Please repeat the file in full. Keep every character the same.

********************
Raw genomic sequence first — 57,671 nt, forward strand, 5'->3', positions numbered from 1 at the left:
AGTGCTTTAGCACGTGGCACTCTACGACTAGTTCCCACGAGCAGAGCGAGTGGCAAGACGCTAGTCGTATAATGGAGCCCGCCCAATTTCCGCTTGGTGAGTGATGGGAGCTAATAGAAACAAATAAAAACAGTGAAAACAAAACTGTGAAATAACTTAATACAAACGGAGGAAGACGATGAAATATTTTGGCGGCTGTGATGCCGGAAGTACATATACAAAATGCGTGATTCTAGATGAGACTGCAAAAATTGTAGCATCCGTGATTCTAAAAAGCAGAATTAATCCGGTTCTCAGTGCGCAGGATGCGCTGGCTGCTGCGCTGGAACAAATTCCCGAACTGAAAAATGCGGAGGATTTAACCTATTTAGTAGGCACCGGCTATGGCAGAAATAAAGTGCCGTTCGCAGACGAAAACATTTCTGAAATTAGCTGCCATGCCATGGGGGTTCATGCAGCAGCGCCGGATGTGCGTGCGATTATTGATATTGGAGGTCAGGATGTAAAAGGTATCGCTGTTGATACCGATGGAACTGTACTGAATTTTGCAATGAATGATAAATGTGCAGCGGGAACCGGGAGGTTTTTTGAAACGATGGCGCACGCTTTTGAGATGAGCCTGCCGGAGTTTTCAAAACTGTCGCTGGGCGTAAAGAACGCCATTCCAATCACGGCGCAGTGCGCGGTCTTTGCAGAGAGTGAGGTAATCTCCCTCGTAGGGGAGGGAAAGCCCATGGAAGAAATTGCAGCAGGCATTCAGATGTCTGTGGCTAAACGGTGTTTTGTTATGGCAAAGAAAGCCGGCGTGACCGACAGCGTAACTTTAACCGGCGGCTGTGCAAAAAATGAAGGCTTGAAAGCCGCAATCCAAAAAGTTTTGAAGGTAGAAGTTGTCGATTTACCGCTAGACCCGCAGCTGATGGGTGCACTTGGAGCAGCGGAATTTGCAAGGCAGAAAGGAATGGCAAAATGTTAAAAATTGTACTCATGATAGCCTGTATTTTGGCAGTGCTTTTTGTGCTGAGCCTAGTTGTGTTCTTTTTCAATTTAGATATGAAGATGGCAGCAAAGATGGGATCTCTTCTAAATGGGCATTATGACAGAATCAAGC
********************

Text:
Raw genomic sequence first — 57,671 nt, forward strand, 5'->3', positions numbered from 1 at the left:
AGTGCTTTAGCACGTGGCACTCTACGACTAGTTCCCACGAGCAGAGCGAGTGGCAAGACGCTAGTCGTATAATGGAGCCCGCCCAATTTCCGCTTGGTGAGTGATGGGAGCTAATAGAAACAAATAAAAACAGTGAAAACAAAACTGTGAAATAACTTAATACAAACGGAGGAAGACGATGAAATATTTTGGCGGCTGTGATGCCGGAAGTACATATACAAAATGCGTGATTCTAGATGAGACTGCAAAAATTGTAGCATCCGTGATTCTAAAAAGCAGAATTAATCCGGTTCTCAGTGCGCAGGATGCGCTGGCTGCTGCGCTGGAACAAATTCCCGAACTGAAAAATGCGGAGGATTTAACCTATTTAGTAGGCACCGGCTATGGCAGAAATAAAGTGCCGTTCGCAGACGAAAACATTTCTGAAATTAGCTGCCATGCCATGGGGGTTCATGCAGCAGCGCCGGATGTGCGTGCGATTATTGATATTGGAGGTCAGGATGTAAAAGGTATCGCTGTTGATACCGATGGAACTGTACTGAATTTTGCAATGAATGATAAATGTGCAGCGGGAACCGGGAGGTTTTTTGAAACGATGGCGCACGCTTTTGAGATGAGCCTGCCGGAGTTTTCAAAACTGTCGCTGGGCGTAAAGAACGCCATTCCAATCACGGCGCAGTGCGCGGTCTTTGCAGAGAGTGAGGTAATCTCCCTCGTAGGGGAGGGAAAGCCCATGGAAGAAATTGCAGCAGGCATTCAGATGTCTGTGGCTAAACGGTGTTTTGTTATGGCAAAGAAAGCCGGCGTGACCGACAGCGTAACTTTAACCGGCGGCTGTGCAAAAAATGAAGGCTTGAAAGCCGCAATCCAAAAAGTTTTGAAGGTAGAAGTTGTCGATTTACCGCTAGACCCGCAGCTGATGGGTGCACTTGGAGCAGCGGAATTTGCAAGGCAGAAAGGAATGGCAAAATGTTAAAAATTGTACTCATGATAGCCTGTATTTTGGCAGTGCTTTTTGTGCTGAGCCTAGTTGTGTTCTTTTTCAATTTAGATATGAAGATGGCAGCAAAGATGGGATCTCTTCTAAATGGGCATTATGACAGAATCAAGC